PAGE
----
Find your fear. Let it be a source of growth for you, too.

If you need help moving past a fear, try moving your body with a BODYWISE workshop or one on one programs. It will change you for the better.

If the shoe just fits – don’t run in it! Foot Month Ends, Bunions

I’ll admit I converted – I LOVE minimalist shoes.

One of the very important aspects of wearing any shoe, of course, is fit. I’m always on the search for the right fitting shoe.  For me, that includes a zero drop (think no heel) and won’t attract too much attention. The Five Finger style with separate toes gets a lot of looks. Even though the shoe is mostly black on the top, it’s the pink fabric in bePinkVibramtween the toes that makes people look down.  I wore them quite a bit while hiking so they’re not as bright anymore.  Still.  Their individual toes and most people don’t understand the style.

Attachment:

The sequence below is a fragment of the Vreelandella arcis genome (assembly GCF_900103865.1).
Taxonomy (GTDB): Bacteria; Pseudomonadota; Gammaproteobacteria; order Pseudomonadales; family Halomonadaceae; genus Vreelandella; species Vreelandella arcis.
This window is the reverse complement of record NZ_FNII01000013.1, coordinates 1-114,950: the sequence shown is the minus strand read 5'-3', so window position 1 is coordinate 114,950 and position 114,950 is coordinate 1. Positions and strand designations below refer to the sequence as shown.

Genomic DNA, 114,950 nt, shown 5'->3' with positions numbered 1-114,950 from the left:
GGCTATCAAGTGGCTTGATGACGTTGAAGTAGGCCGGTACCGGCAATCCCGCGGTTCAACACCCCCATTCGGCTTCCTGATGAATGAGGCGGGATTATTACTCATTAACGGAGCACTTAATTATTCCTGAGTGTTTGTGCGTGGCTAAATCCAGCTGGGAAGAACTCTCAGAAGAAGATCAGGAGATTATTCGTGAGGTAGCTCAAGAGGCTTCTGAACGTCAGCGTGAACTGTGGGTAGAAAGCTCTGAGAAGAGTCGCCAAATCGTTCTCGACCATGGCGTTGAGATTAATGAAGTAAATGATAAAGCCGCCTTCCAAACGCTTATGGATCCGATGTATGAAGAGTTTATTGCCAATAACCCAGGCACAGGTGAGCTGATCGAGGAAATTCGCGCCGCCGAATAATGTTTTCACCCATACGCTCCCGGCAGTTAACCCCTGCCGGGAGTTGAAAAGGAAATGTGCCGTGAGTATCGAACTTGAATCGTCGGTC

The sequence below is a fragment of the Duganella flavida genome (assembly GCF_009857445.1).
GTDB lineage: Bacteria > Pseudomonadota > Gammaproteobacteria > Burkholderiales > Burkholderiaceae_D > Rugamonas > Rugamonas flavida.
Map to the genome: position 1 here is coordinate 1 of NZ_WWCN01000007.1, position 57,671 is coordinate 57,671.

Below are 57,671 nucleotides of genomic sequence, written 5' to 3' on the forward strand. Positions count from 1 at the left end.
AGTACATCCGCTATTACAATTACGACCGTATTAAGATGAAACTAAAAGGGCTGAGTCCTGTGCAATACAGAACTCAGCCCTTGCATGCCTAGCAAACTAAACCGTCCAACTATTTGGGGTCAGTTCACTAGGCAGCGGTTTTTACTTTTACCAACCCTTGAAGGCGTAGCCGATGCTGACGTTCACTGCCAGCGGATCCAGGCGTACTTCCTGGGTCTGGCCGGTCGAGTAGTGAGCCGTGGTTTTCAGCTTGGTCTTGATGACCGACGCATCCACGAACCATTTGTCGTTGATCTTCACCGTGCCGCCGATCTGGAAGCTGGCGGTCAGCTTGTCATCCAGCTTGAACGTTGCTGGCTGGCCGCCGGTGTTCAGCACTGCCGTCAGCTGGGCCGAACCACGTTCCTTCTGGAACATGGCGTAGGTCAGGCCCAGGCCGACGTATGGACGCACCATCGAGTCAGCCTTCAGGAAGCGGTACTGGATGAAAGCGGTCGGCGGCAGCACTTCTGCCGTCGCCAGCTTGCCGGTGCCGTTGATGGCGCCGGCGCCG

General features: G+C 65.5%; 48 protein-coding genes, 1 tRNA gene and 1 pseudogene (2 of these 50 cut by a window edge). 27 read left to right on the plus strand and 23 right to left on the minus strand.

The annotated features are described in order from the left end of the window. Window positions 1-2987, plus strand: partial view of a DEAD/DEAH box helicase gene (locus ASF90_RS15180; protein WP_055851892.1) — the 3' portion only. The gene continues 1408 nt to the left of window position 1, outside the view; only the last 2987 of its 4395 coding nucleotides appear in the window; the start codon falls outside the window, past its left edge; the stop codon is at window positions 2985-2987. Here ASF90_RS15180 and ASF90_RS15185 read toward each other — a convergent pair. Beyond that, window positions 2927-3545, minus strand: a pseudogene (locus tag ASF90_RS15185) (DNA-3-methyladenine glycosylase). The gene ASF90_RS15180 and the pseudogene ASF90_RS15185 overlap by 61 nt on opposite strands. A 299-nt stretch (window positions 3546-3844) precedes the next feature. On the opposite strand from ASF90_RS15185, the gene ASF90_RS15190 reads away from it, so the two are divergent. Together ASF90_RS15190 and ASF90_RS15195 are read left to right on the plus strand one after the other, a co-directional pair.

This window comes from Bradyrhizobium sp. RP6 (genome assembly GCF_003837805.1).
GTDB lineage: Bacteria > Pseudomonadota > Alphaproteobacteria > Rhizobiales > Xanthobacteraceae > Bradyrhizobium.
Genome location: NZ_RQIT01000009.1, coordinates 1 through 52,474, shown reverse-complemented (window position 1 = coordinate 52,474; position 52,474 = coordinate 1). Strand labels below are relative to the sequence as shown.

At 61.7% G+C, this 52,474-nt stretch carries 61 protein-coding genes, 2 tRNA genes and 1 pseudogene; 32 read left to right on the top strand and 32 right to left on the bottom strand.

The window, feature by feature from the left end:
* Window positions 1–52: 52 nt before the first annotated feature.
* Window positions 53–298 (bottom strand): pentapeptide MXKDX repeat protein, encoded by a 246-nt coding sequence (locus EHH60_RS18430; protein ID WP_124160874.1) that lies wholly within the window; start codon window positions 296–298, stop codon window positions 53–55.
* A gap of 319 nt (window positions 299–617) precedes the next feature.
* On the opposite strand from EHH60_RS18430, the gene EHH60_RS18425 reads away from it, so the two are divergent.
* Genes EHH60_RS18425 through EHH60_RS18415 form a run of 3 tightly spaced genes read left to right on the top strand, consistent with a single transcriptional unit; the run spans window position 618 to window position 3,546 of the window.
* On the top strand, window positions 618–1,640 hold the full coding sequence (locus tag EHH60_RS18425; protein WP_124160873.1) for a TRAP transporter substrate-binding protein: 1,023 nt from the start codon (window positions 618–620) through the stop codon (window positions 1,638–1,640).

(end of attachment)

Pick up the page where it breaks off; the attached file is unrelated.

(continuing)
My first pair of minimalist shoes were water resistant, didn’t have separate toes, and came in black.  No one noticed them at all whatsoever and I was able to successfully convert my feet.  But… I completely wore them out.  They had done their job of strengthening my feet.

They were replaced with a gray and black beauty by Zem.  This little minimal has fun gray racing stripes and doesn’t attract any stares whatsoever.  While it isn’t water-free during a rain, it’s a great summer option and breathes well.  Take a closer look and you’ll notice the region for the big toe is actually shoShoes_minimalrter as compared to the area for the second toe.  While it’s only slightly uncomfortable at first, it didn’t take long to get used to so I thought the shoe would work well for me.